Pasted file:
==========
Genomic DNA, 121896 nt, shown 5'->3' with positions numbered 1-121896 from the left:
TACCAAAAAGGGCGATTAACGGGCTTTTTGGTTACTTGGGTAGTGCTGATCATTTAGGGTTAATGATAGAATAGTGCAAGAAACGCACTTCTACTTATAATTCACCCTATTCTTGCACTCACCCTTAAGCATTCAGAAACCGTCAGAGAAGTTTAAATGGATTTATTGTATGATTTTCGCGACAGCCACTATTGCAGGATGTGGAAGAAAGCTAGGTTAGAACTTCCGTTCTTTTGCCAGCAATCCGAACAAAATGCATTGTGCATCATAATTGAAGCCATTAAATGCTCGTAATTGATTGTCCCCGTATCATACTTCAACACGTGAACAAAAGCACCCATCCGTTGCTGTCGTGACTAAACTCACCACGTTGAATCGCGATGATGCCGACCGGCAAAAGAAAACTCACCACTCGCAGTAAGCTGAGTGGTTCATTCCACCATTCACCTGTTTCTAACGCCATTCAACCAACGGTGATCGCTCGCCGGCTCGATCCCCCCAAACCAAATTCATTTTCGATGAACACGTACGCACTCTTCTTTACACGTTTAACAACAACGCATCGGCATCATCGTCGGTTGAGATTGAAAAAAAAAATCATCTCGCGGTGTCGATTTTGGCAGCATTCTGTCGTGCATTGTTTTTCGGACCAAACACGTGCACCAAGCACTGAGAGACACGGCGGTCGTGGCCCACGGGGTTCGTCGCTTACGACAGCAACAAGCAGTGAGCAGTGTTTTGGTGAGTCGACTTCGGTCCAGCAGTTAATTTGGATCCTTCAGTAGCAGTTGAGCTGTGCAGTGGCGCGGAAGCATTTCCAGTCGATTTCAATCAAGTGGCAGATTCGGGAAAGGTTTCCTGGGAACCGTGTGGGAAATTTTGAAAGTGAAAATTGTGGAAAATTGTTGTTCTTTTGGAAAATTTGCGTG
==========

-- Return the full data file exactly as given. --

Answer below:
Genomic DNA, 121896 nt, shown 5'->3' with positions numbered 1-121896 from the left:
TACCAAAAAGGGCGATTAACGGGCTTTTTGGTTACTTGGGTAGTGCTGATCATTTAGGGTTAATGATAGAATAGTGCAAGAAACGCACTTCTACTTATAATTCACCCTATTCTTGCACTCACCCTTAAGCATTCAGAAACCGTCAGAGAAGTTTAAATGGATTTATTGTATGATTTTCGCGACAGCCACTATTGCAGGATGTGGAAGAAAGCTAGGTTAGAACTTCCGTTCTTTTGCCAGCAATCCGAACAAAATGCATTGTGCATCATAATTGAAGCCATTAAATGCTCGTAATTGATTGTCCCCGTATCATACTTCAACACGTGAACAAAAGCACCCATCCGTTGCTGTCGTGACTAAACTCACCACGTTGAATCGCGATGATGCCGACCGGCAAAAGAAAACTCACCACTCGCAGTAAGCTGAGTGGTTCATTCCACCATTCACCTGTTTCTAACGCCATTCAACCAACGGTGATCGCTCGCCGGCTCGATCCCCCCAAACCAAATTCATTTTCGATGAACACGTACGCACTCTTCTTTACACGTTTAACAACAACGCATCGGCATCATCGTCGGTTGAGATTGAAAAAAAAAATCATCTCGCGGTGTCGATTTTGGCAGCATTCTGTCGTGCATTGTTTTTCGGACCAAACACGTGCACCAAGCACTGAGAGACACGGCGGTCGTGGCCCACGGGGTTCGTCGCTTACGACAGCAACAAGCAGTGAGCAGTGTTTTGGTGAGTCGACTTCGGTCCAGCAGTTAATTTGGATCCTTCAGTAGCAGTTGAGCTGTGCAGTGGCGCGGAAGCATTTCCAGTCGATTTCAATCAAGTGGCAGATTCGGGAAAGGTTTCCTGGGAACCGTGTGGGAAATTTTGAAAGTGAAAATTGTGGAAAATTGTTGTTCTTTTGGAAAATTTGCGTG